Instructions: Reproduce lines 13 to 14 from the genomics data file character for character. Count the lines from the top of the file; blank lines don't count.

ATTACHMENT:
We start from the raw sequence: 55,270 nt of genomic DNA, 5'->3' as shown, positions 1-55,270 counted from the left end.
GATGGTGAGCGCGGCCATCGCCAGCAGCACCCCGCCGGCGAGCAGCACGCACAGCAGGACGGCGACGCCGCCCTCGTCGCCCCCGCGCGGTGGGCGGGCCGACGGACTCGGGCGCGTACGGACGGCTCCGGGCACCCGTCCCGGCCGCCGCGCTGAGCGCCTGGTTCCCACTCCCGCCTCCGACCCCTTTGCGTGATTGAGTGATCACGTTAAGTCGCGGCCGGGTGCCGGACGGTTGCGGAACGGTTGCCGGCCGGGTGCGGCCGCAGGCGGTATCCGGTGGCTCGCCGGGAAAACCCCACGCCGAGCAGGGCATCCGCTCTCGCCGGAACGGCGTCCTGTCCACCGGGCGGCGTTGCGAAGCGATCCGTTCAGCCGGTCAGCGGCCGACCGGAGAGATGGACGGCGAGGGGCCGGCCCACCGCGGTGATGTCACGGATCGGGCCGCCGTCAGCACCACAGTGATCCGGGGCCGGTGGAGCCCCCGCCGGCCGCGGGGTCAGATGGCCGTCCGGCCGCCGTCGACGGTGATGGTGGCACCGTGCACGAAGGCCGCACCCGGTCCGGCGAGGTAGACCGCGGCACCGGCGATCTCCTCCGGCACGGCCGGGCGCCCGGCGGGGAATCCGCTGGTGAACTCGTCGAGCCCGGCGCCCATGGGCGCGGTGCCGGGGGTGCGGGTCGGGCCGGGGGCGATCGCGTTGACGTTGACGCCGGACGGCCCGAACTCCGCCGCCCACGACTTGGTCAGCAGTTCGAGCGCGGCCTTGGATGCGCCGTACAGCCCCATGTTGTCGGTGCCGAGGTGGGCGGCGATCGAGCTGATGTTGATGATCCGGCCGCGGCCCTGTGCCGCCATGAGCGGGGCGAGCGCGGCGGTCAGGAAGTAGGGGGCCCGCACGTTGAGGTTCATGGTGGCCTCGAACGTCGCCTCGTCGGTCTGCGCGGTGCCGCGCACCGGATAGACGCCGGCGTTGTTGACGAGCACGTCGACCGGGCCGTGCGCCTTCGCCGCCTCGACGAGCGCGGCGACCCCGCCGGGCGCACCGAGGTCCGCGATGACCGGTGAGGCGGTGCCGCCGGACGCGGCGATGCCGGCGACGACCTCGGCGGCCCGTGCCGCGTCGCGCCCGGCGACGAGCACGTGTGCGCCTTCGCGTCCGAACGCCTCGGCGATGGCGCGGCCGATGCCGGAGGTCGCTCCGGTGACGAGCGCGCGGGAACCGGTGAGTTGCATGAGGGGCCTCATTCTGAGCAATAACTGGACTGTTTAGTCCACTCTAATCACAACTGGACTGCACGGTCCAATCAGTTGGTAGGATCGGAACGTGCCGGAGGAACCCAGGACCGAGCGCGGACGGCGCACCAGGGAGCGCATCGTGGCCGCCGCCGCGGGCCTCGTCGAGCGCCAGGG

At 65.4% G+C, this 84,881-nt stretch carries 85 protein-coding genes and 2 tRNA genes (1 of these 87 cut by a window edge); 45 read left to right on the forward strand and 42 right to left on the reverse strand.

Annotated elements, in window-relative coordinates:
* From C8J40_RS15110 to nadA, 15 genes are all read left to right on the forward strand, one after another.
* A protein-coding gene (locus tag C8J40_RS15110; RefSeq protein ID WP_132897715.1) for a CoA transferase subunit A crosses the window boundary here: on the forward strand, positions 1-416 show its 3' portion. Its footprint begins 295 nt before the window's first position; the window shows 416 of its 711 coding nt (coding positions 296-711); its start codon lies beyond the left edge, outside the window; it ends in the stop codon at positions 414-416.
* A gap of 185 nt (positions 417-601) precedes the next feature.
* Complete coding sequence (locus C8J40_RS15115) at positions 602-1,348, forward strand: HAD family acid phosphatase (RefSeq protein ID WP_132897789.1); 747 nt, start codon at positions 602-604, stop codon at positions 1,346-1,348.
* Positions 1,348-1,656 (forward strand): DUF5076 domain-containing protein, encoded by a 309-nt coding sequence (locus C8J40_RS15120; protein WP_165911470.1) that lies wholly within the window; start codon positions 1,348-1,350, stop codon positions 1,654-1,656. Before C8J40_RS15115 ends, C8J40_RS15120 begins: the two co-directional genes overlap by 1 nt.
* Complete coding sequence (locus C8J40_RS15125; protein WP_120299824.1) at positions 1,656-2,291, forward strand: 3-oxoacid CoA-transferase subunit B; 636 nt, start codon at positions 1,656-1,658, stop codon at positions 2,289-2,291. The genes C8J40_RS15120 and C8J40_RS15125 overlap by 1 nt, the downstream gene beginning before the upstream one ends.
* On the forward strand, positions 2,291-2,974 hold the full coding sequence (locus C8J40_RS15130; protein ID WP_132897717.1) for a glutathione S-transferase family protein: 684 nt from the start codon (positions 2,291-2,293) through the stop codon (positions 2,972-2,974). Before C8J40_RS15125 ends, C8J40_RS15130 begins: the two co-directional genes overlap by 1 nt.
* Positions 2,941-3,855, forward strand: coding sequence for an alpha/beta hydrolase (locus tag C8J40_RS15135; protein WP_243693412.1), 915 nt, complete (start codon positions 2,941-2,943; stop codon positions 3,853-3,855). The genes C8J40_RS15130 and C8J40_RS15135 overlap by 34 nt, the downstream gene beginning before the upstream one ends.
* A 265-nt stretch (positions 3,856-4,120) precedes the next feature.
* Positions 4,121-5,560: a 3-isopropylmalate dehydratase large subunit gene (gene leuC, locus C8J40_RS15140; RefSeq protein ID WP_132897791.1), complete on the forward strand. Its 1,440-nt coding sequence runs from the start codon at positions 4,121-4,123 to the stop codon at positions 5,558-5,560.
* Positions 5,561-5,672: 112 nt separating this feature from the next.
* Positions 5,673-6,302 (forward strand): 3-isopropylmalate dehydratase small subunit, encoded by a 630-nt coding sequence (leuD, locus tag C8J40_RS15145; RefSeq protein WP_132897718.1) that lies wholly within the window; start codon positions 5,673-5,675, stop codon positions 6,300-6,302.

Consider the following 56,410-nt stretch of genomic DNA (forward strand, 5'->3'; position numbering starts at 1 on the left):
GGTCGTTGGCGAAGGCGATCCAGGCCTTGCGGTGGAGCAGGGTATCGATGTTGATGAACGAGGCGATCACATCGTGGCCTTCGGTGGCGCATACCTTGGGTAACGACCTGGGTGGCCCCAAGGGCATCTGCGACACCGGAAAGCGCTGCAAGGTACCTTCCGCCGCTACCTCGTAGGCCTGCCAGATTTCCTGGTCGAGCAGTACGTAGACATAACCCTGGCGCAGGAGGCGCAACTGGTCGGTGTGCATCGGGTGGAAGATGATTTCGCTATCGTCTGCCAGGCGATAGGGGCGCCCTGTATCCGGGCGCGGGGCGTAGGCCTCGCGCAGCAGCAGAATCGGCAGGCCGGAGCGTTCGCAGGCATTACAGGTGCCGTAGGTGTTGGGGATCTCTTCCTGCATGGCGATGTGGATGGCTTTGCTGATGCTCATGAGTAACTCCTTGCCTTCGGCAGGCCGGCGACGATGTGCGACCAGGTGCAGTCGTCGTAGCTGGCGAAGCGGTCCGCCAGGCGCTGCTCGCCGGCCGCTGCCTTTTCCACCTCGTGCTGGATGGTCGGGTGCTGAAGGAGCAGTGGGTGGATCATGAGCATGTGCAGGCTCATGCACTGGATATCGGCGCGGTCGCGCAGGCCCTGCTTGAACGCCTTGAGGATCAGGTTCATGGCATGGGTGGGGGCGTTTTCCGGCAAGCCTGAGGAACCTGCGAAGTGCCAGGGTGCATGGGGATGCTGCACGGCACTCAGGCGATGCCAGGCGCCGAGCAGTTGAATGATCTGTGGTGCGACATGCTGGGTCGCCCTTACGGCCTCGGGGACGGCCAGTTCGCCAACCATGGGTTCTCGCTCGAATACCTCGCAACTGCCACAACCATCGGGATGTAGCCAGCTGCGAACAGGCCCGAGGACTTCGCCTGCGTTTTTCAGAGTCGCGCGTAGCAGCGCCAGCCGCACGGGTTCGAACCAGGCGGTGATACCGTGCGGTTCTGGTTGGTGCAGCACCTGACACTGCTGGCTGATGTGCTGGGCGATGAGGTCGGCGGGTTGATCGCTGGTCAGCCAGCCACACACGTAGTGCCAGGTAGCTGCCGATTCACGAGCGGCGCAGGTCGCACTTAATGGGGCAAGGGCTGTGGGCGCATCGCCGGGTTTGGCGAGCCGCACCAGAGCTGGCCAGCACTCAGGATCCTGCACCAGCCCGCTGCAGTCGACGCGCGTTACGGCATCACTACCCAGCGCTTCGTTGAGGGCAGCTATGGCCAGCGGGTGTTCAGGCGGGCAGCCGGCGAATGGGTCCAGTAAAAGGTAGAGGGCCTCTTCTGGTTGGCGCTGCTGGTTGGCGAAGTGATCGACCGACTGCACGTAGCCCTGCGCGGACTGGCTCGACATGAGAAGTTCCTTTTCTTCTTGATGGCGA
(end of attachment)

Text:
* A 265-nt stretch (positions 3,856-4,120) precedes the next feature.
* Positions 4,121-5,560: a 3-isopropylmalate dehydratase large subunit gene (gene leuC, locus C8J40_RS15140; RefSeq protein ID WP_132897791.1), complete on the forward strand. Its 1,440-nt coding sequence runs from the start codon at positions 4,121-4,123 to the stop codon at positions 5,558-5,560.